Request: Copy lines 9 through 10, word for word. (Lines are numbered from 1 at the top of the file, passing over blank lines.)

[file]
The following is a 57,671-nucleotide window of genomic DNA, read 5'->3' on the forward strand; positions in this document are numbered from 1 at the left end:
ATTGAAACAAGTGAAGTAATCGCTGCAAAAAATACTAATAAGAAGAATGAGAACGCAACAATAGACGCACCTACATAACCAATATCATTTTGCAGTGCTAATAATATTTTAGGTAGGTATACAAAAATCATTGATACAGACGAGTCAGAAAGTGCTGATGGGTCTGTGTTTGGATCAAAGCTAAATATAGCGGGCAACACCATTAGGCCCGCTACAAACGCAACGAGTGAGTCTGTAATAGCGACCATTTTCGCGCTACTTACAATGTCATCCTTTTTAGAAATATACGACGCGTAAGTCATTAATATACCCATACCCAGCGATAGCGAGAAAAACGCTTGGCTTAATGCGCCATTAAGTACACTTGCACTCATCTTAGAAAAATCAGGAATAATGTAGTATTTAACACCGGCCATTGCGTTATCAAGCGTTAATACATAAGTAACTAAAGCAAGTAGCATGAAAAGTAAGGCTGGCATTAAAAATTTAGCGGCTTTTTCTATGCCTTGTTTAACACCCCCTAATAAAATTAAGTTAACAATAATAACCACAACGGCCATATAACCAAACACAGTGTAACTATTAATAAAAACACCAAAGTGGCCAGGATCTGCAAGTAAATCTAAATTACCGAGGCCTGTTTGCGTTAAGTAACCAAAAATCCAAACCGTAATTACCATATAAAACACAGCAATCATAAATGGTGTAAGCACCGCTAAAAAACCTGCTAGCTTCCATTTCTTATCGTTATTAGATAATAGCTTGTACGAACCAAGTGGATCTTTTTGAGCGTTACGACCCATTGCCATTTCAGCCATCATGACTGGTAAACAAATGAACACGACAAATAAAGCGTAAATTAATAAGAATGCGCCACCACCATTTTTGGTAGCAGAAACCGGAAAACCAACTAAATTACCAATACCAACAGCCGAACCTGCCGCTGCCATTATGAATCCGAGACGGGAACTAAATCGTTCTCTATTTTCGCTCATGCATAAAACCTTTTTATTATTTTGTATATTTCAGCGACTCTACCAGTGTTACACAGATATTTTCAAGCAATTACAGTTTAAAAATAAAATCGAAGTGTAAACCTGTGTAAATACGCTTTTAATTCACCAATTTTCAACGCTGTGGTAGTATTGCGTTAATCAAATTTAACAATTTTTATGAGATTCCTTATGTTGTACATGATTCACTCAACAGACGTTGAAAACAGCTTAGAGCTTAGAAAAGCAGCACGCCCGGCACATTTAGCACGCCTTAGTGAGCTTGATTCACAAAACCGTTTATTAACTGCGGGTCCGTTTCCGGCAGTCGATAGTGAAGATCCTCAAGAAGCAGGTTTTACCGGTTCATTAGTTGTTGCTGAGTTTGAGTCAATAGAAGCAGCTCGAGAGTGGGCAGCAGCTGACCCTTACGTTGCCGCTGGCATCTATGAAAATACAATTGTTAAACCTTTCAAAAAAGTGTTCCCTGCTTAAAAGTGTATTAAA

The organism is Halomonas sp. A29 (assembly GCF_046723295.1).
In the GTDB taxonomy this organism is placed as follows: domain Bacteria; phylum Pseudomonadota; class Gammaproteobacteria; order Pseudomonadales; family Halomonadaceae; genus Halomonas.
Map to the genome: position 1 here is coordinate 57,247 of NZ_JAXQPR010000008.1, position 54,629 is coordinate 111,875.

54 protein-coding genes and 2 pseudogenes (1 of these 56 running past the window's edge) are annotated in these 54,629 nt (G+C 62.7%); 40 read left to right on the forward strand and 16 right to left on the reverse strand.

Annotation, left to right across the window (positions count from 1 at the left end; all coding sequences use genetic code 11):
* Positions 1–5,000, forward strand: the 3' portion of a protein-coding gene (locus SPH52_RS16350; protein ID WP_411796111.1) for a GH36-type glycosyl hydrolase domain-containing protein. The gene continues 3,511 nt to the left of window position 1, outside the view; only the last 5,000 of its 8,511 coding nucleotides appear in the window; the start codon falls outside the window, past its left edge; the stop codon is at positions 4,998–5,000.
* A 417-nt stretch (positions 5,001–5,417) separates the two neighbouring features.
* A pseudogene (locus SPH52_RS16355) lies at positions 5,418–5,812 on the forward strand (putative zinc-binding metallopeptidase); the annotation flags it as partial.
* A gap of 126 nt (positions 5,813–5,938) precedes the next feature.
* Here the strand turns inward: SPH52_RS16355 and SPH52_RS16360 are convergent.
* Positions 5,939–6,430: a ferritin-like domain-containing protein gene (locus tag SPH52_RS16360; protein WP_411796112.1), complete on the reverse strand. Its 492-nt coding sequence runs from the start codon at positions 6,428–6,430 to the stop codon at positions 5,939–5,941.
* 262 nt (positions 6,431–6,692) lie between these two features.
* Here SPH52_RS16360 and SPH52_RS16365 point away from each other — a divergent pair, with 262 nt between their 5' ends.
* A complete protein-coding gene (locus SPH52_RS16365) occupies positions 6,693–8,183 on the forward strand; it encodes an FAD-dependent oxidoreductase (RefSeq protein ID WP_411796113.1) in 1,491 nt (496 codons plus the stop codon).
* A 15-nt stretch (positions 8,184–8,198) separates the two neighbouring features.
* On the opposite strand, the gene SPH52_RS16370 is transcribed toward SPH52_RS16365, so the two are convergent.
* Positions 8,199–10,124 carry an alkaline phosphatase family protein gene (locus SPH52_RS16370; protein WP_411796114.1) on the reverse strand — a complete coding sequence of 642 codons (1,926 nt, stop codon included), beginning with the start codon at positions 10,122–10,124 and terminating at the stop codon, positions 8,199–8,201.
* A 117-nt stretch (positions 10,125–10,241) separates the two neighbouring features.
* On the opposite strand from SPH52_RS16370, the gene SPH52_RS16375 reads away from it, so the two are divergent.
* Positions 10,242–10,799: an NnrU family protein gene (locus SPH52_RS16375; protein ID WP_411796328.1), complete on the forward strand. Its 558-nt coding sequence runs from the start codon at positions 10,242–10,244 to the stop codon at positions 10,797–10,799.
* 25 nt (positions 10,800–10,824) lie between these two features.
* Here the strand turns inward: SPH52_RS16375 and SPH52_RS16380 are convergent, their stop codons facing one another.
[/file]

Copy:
* A 417-nt stretch (positions 5,001–5,417) separates the two neighbouring features.
* A pseudogene (locus SPH52_RS16355) lies at positions 5,418–5,812 on the forward strand (putative zinc-binding metallopeptidase); the annotation flags it as partial.